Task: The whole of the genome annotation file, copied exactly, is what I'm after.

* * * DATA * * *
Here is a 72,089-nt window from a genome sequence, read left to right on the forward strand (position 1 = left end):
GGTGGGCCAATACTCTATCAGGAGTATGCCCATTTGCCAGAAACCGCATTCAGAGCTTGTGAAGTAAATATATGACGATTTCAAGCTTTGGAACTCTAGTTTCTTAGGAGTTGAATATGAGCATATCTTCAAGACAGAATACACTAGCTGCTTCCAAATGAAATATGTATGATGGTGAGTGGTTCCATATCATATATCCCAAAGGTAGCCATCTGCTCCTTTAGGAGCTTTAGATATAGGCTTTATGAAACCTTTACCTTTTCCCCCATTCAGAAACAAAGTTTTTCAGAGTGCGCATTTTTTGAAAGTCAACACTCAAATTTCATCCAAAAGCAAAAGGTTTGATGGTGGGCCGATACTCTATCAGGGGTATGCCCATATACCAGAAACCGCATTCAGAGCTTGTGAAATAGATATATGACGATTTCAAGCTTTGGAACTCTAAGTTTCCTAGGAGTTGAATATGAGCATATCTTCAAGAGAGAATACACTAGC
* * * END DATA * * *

Here is a 72,089-nt window from a genome sequence, read left to right on the forward strand (position 1 = left end):
GGTGGGCCAATACTCTATCAGGAGTATGCCCATTTGCCAGAAACCGCATTCAGAGCTTGTGAAGTAAATATATGACGATTTCAAGCTTTGGAACTCTAGTTTCTTAGGAGTTGAATATGAGCATATCTTCAAGACAGAATACACTAGCTGCTTCCAAATGAAATATGTATGATGGTGAGTGGTTCCATATCATATATCCCAAAGGTAGCCATCTGCTCCTTTAGGAGCTTTAGATATAGGCTTTATGAAACCTTTACCTTTTCCCCCATTCAGAAACAAAGTTTTTCAGAGTGCGCATTTTTTGAAAGTCAACACTCAAATTTCATCCAAAAGCAAAAGGTTTGATGGTGGGCCGATACTCTATCAGGGGTATGCCCATATACCAGAAACCGCATTCAGAGCTTGTGAAATAGATATATGACGATTTCAAGCTTTGGAACTCTAAGTTTCCTAGGAGTTGAATATGAGCATATCTTCAAGAGAGAATACACTAGC